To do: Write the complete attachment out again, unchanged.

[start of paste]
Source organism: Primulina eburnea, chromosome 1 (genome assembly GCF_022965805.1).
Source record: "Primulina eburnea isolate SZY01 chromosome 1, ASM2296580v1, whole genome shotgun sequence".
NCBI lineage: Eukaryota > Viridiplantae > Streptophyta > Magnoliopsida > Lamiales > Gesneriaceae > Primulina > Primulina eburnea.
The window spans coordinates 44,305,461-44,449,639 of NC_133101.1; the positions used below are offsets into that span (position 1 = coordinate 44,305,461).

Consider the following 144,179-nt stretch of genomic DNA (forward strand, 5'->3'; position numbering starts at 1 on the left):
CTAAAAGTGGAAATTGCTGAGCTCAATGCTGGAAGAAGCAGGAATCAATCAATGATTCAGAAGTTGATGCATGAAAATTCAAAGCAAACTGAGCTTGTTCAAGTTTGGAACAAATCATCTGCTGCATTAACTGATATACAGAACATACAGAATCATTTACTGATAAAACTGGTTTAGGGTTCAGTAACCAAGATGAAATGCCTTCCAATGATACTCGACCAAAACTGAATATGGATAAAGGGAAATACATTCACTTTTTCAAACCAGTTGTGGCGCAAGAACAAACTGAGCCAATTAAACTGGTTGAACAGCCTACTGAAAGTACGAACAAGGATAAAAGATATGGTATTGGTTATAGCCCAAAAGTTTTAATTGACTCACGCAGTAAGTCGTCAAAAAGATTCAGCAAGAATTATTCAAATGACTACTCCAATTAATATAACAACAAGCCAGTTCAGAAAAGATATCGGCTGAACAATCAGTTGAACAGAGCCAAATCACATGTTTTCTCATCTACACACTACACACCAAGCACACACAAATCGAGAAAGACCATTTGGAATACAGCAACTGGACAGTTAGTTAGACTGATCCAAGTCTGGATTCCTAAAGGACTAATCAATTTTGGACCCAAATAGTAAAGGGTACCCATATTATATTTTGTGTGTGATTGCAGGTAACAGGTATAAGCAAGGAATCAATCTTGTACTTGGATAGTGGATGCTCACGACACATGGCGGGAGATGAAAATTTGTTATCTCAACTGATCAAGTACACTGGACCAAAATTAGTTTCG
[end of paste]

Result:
Source organism: Primulina eburnea, chromosome 1 (genome assembly GCF_022965805.1).
Source record: "Primulina eburnea isolate SZY01 chromosome 1, ASM2296580v1, whole genome shotgun sequence".
NCBI lineage: Eukaryota > Viridiplantae > Streptophyta > Magnoliopsida > Lamiales > Gesneriaceae > Primulina > Primulina eburnea.
The window spans coordinates 44,305,461-44,449,639 of NC_133101.1; the positions used below are offsets into that span (position 1 = coordinate 44,305,461).

Consider the following 144,179-nt stretch of genomic DNA (forward strand, 5'->3'; position numbering starts at 1 on the left):
CTAAAAGTGGAAATTGCTGAGCTCAATGCTGGAAGAAGCAGGAATCAATCAATGATTCAGAAGTTGATGCATGAAAATTCAAAGCAAACTGAGCTTGTTCAAGTTTGGAACAAATCATCTGCTGCATTAACTGATATACAGAACATACAGAATCATTTACTGATAAAACTGGTTTAGGGTTCAGTAACCAAGATGAAATGCCTTCCAATGATACTCGACCAAAACTGAATATGGATAAAGGGAAATACATTCACTTTTTCAAACCAGTTGTGGCGCAAGAACAAACTGAGCCAATTAAACTGGTTGAACAGCCTACTGAAAGTACGAACAAGGATAAAAGATATGGTATTGGTTATAGCCCAAAAGTTTTAATTGACTCACGCAGTAAGTCGTCAAAAAGATTCAGCAAGAATTATTCAAATGACTACTCCAATTAATATAACAACAAGCCAGTTCAGAAAAGATATCGGCTGAACAATCAGTTGAACAGAGCCAAATCACATGTTTTCTCATCTACACACTACACACCAAGCACACACAAATCGAGAAAGACCATTTGGAATACAGCAACTGGACAGTTAGTTAGACTGATCCAAGTCTGGATTCCTAAAGGACTAATCAATTTTGGACCCAAATAGTAAAGGGTACCCATATTATATTTTGTGTGTGATTGCAGGTAACAGGTATAAGCAAGGAATCAATCTTGTACTTGGATAGTGGATGCTCACGACACATGGCGGGAGATGAAAATTTGTTATCTCAACTGATCAAGTACACTGGACCAAAATTAGTTTCG